More from Bob’s Archive (Part 7)

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In 2003 Nexus was able to commission a new work from the distinguished Canadian composer Christos Hatzis through a grant from the Laidlaw Foundation. We premiered his piece Four Rituals for Percussion Quintet, Chorus and Audience in December, 2004 on the Faculty Artists Series at the University of Toronto. The piece is in four movements: I. Lazarus; II. The Fountains of Bethesda; III. Water Turning into Wine; IV. Agnus Dei. The composer has written:

“The title of the work itself implies a kind of musical communication that is not one-sided but is based on feedback from the audience. For example, the actual length of the first movement is not predetermined but depends entirely on the level of audience engagement and participation. Throughout the course of the work, the audience is actively encouraged by the percussionists and the choir to take part in this process of exchange and participation. The two inner movements do not engage the audience or the choir directly, but their structure and feel still adhere more to the concept of ritual than to that of a piece of concert music.”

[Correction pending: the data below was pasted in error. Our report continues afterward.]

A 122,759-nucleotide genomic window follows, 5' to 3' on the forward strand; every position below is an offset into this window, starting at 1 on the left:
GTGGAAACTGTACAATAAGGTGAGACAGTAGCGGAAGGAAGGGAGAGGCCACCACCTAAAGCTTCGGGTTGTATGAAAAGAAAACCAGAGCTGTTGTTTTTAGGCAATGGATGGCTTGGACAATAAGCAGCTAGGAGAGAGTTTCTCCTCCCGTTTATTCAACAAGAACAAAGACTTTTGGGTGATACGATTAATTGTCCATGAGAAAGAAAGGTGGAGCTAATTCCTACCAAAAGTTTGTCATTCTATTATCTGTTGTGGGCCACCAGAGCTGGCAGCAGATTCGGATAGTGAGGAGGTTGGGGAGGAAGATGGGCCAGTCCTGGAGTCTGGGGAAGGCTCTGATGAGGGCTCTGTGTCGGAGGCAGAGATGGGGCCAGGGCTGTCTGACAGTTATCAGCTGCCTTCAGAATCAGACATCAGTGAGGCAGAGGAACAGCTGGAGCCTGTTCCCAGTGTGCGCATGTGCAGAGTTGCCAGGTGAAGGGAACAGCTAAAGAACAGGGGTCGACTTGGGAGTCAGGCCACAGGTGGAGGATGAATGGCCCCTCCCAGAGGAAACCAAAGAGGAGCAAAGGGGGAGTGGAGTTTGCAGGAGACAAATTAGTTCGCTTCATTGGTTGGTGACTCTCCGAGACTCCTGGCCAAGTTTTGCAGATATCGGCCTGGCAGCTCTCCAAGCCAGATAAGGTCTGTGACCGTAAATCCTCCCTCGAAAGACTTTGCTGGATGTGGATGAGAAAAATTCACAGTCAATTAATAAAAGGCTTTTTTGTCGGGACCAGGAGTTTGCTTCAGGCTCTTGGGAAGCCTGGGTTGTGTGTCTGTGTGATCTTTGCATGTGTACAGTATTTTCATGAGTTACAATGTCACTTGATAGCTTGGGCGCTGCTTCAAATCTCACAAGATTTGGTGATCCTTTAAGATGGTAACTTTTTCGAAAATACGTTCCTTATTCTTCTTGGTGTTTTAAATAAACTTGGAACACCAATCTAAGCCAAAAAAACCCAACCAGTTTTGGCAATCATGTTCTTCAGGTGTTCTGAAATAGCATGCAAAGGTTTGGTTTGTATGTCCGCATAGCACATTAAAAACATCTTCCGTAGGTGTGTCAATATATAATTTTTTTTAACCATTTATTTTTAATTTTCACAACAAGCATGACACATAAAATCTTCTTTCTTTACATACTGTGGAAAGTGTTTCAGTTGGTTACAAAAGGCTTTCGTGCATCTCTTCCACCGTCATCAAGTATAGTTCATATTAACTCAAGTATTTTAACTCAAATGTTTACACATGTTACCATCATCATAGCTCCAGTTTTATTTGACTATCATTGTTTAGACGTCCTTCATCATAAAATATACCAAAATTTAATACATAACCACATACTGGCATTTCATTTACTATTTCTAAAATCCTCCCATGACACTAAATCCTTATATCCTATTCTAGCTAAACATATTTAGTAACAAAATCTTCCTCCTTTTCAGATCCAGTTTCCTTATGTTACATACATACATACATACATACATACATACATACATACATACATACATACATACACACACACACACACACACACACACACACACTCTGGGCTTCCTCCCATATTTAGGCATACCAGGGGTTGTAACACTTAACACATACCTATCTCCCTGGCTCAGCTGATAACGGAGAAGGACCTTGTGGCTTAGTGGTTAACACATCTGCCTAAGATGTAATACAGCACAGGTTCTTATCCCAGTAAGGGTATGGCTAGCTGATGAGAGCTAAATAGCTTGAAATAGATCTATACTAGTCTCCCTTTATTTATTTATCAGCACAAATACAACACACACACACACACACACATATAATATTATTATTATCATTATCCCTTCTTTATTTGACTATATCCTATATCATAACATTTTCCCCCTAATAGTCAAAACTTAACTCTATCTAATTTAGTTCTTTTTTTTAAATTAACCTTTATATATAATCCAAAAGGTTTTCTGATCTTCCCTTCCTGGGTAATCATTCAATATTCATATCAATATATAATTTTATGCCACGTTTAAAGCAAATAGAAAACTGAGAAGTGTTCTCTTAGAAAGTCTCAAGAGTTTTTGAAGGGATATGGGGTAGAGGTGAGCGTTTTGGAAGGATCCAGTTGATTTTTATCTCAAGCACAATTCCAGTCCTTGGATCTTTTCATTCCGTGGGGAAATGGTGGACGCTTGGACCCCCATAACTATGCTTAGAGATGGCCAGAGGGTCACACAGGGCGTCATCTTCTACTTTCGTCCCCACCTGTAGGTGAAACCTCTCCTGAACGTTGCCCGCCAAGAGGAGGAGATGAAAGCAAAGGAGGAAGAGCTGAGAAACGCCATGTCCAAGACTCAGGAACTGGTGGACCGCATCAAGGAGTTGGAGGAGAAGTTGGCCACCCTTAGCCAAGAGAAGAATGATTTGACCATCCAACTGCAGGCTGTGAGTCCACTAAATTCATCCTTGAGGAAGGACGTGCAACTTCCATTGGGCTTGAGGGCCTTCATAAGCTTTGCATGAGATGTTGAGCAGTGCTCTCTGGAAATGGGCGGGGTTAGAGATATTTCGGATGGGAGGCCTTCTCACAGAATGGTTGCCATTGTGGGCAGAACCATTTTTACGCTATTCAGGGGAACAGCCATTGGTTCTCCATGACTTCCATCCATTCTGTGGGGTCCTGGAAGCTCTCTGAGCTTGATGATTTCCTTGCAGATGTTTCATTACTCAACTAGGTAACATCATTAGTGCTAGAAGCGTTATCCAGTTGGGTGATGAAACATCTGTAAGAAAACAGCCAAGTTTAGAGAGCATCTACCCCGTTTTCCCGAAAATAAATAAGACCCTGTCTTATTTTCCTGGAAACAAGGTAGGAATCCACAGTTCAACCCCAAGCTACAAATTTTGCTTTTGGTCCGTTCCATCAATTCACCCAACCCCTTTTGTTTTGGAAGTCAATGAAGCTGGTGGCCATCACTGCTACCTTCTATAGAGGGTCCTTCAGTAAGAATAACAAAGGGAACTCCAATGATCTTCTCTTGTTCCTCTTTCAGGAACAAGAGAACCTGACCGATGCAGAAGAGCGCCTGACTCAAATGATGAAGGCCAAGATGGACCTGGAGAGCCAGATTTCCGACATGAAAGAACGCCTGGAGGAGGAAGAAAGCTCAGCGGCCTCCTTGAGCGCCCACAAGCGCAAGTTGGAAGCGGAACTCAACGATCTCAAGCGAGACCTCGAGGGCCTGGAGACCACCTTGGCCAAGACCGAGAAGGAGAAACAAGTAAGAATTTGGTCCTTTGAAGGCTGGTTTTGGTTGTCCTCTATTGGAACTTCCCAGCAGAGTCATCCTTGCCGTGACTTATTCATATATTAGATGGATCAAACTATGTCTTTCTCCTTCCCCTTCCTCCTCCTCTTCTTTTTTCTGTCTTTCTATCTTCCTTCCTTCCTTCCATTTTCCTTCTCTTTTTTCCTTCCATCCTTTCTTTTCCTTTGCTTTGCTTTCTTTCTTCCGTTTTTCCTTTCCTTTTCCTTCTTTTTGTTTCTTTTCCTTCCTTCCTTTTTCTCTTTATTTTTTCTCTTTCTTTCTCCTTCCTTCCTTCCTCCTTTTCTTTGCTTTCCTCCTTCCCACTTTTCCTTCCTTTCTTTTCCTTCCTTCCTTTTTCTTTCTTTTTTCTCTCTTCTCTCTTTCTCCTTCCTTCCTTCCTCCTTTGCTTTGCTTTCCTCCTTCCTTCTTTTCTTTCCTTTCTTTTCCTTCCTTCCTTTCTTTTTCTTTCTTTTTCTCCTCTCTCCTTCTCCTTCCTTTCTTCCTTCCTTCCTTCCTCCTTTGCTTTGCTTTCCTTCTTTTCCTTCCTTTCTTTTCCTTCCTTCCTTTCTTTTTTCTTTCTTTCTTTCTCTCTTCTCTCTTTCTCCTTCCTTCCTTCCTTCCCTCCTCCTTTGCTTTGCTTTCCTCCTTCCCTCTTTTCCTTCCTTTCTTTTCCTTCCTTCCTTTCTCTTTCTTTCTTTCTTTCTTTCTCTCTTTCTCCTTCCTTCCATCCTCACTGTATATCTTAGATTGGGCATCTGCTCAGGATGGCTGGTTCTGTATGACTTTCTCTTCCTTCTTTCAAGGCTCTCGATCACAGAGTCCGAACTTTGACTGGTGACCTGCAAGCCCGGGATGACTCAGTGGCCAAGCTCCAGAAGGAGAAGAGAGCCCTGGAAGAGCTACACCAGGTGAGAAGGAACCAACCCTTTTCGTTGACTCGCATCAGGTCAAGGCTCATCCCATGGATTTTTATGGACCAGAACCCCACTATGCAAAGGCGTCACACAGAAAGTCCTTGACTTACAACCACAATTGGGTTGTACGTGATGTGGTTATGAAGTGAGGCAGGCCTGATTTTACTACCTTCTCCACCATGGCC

We included the two movements without choir on our tour program during 2005. The first of these is scored for marimba, kalimba, and tuned wooden wind-chimes, which I constructed using suspended marimba bars. The following movement includes a soloistic part for tabla, requiring two specific pitches and therefore three drums. In addition, all players need to speak rhythmic text fragments while playing their instruments, which include vibraphone, guiro, shakers, wood blocks, rain stick, talking drum, tabla, and bass drum.

The performance below was recorded by the CBC directly from the stage, without separate microphones for our voices. Still, the blend of voices and instruments creates an evocative timbre that can be heard on the recording. The concert was part of the Baie des Chaleurs Chamber Music Festival in Dalhousie, NB in July, 2005. Performers are Bob Becker, Bill Cahn, Robin Engelman, Russ Hartenberger and Garry Kvistad.

Hatzis

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